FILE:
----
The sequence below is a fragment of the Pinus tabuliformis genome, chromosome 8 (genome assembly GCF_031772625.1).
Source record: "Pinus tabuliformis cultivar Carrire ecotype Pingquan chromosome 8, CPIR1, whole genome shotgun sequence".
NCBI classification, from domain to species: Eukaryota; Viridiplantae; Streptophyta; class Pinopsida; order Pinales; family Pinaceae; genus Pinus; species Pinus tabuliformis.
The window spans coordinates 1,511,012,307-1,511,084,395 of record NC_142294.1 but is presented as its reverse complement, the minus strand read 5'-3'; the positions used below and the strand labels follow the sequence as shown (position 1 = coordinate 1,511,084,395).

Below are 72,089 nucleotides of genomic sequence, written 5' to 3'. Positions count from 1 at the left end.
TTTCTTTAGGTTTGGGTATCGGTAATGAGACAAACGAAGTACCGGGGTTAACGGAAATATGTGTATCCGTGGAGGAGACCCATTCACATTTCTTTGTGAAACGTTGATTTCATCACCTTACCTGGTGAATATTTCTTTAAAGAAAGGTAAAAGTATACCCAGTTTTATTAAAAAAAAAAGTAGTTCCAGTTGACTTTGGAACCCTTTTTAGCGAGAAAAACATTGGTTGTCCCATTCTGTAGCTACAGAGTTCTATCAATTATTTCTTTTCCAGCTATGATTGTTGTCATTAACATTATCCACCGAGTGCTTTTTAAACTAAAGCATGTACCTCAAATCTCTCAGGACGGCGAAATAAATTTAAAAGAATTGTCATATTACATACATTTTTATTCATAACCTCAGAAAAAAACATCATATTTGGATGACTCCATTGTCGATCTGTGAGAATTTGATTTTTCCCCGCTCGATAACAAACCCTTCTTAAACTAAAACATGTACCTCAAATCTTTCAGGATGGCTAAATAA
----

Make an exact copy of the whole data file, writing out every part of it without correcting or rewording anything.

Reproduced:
The sequence below is a fragment of the Pinus tabuliformis genome, chromosome 8 (genome assembly GCF_031772625.1).
Source record: "Pinus tabuliformis cultivar Carrire ecotype Pingquan chromosome 8, CPIR1, whole genome shotgun sequence".
NCBI classification, from domain to species: Eukaryota; Viridiplantae; Streptophyta; class Pinopsida; order Pinales; family Pinaceae; genus Pinus; species Pinus tabuliformis.
The window spans coordinates 1,511,012,307-1,511,084,395 of record NC_142294.1 but is presented as its reverse complement, the minus strand read 5'-3'; the positions used below and the strand labels follow the sequence as shown (position 1 = coordinate 1,511,084,395).

Below are 72,089 nucleotides of genomic sequence, written 5' to 3'. Positions count from 1 at the left end.
TTTCTTTAGGTTTGGGTATCGGTAATGAGACAAACGAAGTACCGGGGTTAACGGAAATATGTGTATCCGTGGAGGAGACCCATTCACATTTCTTTGTGAAACGTTGATTTCATCACCTTACCTGGTGAATATTTCTTTAAAGAAAGGTAAAAGTATACCCAGTTTTATTAAAAAAAAAAGTAGTTCCAGTTGACTTTGGAACCCTTTTTAGCGAGAAAAACATTGGTTGTCCCATTCTGTAGCTACAGAGTTCTATCAATTATTTCTTTTCCAGCTATGATTGTTGTCATTAACATTATCCACCGAGTGCTTTTTAAACTAAAGCATGTACCTCAAATCTCTCAGGACGGCGAAATAAATTTAAAAGAATTGTCATATTACATACATTTTTATTCATAACCTCAGAAAAAAACATCATATTTGGATGACTCCATTGTCGATCTGTGAGAATTTGATTTTTCCCCGCTCGATAACAAACCCTTCTTAAACTAAAACATGTACCTCAAATCTTTCAGGATGGCTAAATAA